Without doubt, the genus with the greatest taxonomic and nomenclatural complexity within the Caesalpinieae is the type genus Caesalpinia, which in its broadest sense comprises c. 140 spp. and contains 25 generic names in synonymy. Of these 140 species, 12–15 predominantly Asian taxa have still to be included in molecular studies and cannot yet be assigned to any generic segregate recognised in this treatment (see notes under Caesalpinia L.). Studies by Lewis & Schrire (1995), Simpson & Miao (1997), Lewis (1998), Simpson (1998, 1999), Simpson & Lewis (2003) and Simpson et al. (2003), have clearly demonstrated that Caesalpinia, as traditionally circumscribed, is polyphyletic. In this treatment Hoffmannseggia is recognised as distinct following Simpson & Miao (1997), Simpson (1999) and Ulibarri (1979, 1996); Pomaria is also segregated from Caesalpinia sens. lat. following Simpson (1998) and Simpson & Lewis (2003). The genera Coulteria, Erythrostemon, Guilandina, Libidibia, Mezoneuron, Poincianella and Tara are also reinstated following the findings of Lewis & Schrire (1995), Lewis (1998), Simpson et al. (2003), Lewis & Bruneau (unpublished), Lewis & Lavin (unpublished) and Sotoyo (unpublished). Caesalpinia sens. strict. is, in consequence, reduced to a genus of 25 species.

    The Caesalpinieae as presented here contains 56 genera and (423)–436–(448) species (Fig. 23). Thirty two of the genera contain 3 or fewer species each, with 23 monospecific (a second species of Orphanodendron has apparently been discovered in Colombia, but is, as yet, undescribed [Cogollo Pacheco, pers. comm., 2002]). A new genus, tentatively named as Heteroflorum by Sousa & Delgado (1993), but not yet formally published, is a monospecific Mexican endemic closely related to Conzattia. It is not dealt with here. The informal generic groups of tribe Caesalpinieae presented by Polhill & Vidal (1981) and Polhill (1994) are retained in part in Fig. 23 which accompanies this treatment, but there are some noteworthy exceptions. The Gleditsia and Acrocarpus groups are both subsumed into the ‘Umtiza clade’; Diptychandra is rejected from the Sclerolobium group which now becomes the Tachigali group and includes Arapatiella and Jacqueshuberia; Poeppigia is moved to the Cassieae; several genera are removed from the Peltophorum group leaving a core of nine related genera (if Heteroflorum is included); Batesia, together with Recordoxylon and Melanoxylon constitutes a new Batesia group based on the work of Haston et al. (submitted). Moldenhawera is placed in its own group as its generic relationships are currently unclear (Haston et al., submitted). The Caesalpinia group increases in size from 12 to 21 genera. Five genera are currently too poorly known for them to be placed with confidence: Campsiandra, Chidlowia, Diptychandra, Orphanodendron and Vouacapoua.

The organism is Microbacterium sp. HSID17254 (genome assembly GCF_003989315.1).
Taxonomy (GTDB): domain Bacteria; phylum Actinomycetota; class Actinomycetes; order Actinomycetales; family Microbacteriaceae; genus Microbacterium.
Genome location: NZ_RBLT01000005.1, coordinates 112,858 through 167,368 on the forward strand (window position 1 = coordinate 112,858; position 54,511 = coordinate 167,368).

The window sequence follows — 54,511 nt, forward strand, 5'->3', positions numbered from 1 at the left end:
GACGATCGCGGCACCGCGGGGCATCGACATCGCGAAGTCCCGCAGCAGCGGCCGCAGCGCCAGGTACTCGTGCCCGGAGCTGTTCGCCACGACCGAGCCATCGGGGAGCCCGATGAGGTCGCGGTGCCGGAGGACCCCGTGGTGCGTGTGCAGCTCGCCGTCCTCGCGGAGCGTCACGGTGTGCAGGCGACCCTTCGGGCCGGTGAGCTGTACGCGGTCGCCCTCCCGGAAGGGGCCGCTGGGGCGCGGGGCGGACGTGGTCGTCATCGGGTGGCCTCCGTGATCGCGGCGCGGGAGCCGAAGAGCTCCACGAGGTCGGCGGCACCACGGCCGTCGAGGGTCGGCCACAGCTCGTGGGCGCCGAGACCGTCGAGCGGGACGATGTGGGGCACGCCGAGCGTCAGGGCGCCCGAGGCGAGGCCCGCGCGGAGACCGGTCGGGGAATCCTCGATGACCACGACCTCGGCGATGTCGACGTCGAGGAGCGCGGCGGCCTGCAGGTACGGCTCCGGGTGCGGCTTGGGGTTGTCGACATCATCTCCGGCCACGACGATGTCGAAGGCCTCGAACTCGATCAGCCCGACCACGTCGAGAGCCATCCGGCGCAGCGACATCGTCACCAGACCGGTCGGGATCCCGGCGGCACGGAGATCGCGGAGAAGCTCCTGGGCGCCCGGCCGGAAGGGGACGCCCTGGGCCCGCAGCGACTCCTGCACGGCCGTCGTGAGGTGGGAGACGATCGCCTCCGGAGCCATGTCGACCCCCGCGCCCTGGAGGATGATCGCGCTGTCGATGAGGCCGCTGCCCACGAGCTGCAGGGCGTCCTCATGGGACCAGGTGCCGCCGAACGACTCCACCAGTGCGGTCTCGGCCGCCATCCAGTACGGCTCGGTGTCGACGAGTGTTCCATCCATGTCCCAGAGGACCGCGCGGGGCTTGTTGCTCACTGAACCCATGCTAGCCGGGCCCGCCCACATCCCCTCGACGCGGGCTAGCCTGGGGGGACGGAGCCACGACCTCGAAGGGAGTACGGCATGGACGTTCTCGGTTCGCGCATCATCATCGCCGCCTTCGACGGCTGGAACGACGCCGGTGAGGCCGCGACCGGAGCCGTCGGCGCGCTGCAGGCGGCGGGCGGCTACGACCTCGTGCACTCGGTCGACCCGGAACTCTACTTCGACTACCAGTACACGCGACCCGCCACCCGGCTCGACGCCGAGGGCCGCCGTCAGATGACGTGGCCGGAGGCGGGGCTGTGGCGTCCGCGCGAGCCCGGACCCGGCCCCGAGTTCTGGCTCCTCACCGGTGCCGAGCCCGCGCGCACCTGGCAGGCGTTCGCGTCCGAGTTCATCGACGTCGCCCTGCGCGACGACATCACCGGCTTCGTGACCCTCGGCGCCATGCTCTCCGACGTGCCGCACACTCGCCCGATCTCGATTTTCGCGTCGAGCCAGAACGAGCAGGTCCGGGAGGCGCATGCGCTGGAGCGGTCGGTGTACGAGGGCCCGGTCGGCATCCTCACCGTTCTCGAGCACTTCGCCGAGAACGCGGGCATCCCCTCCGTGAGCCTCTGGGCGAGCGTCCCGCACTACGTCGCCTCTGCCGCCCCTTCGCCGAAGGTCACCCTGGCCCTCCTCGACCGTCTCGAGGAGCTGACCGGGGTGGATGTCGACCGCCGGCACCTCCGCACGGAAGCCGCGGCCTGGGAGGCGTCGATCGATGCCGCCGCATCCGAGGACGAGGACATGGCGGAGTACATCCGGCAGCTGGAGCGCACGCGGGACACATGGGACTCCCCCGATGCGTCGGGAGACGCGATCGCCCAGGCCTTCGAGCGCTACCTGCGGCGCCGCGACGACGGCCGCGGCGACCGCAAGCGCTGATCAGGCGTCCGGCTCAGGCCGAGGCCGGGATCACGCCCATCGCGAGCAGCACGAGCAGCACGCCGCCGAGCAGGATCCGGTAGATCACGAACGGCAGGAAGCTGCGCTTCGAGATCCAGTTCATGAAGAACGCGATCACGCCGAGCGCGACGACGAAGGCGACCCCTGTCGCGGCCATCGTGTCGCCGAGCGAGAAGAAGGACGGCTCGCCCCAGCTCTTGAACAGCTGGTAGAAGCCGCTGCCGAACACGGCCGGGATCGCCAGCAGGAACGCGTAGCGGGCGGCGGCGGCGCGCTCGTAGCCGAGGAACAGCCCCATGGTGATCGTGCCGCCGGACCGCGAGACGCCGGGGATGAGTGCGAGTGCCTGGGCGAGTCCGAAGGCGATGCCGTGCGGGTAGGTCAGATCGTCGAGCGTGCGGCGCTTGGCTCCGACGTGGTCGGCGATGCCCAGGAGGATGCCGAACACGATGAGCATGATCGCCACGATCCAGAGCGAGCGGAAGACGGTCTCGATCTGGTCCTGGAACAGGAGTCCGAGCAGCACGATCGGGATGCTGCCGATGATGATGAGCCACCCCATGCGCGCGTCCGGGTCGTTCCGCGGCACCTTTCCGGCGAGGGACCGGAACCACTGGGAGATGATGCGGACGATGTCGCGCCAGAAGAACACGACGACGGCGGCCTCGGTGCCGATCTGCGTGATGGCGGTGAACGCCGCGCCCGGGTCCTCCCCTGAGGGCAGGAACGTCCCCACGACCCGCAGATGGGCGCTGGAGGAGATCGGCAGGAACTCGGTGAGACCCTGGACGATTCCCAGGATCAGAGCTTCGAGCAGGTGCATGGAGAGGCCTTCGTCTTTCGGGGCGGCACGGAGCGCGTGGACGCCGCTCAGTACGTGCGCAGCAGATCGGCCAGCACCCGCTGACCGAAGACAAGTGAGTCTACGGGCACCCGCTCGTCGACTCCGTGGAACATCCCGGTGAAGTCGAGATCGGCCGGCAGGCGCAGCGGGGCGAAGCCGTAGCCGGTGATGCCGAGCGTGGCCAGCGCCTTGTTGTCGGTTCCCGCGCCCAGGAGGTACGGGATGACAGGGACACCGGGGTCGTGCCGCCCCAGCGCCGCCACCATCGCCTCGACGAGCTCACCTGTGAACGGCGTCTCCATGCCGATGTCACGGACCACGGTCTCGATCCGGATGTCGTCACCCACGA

[FZ]

    Leguminosae, R.K. Brummitt, A.C. Chikuni, J.M. Lock & R.M. Polhill. Flora Zambesiaca 3:2. 2007

    Habit
    Shrubs or small trees, not climbing, armed with spines (modified branches or leaf rachis) or unarmed, not glandular.
    Leaves
    Leaves bipinnate, sometimes (in both F.Z. species) with the pinna rachis ± phyllodial and the leaflets very reduced or absent; stipules very small to conspicuous and spinescent.
    Flowers
    Flowers in long or short axillary racemes; bracts caducous.
    Receptacle
    Receptacle comprising a disc and a lower elongate part up to 10 mm long simulating the pedicel from which it is demarcated by a distinct joint.
    Calyx
    Sepals 5, valvate to narrowly imbricate (perhaps varying between flowers on the same plant), subglabrous.
    Corolla
    Petals 5, subequal, the upper one usually with a distinct claw.
    Stamens
    Stamens 10, not or slightly exceeding the petals; filaments alternately longer and short, densely pubescent in the lower part; anthers dorsifixed dehiscing by longitudinal slits.
    Pistil
    Ovary shortly stipitate, glabrous to pubescent, with up to 8 ovules; style sometimes twisted; stigma truncate, ciliolate or glabrous.
    Fruits
    Pods ± linear-elliptic to linear, flat or ± turgid, sometimes constricted between the seeds, indehiscent or the valves sometimes separating slightly from each other; seeds up to 8 but frequently only a few developing, usually longitudinally elongate in the pod with the hilum at one end, compressed, with endosperm.
    [FTEA]

    Leguminosae, J. B. Gillett, R. M. Polhill & B. Verdcourt. Flora of Tropical East Africa. 1971

    Habit
    Shrubs or trees, not climbing, armed with spines or unarmed, eglandular
    Leaves
    Leaves bipinnate; stipules various, minute and scale-like to conspicuous and spinescent; leaflets opposite or (P. aculeata) partly alternate, sometimes much reduced or absent
    Inflorescences
    Inflorescences of axillary racemes which are sometimes corymbose and short; bracts minute and scale-like, falling quickly
    Flowers
    Flowers hermaphrodite
    Calyx
    Sepals 5, valvate or subvalvate to very narrowly imbricate, or more widely so
    Corolla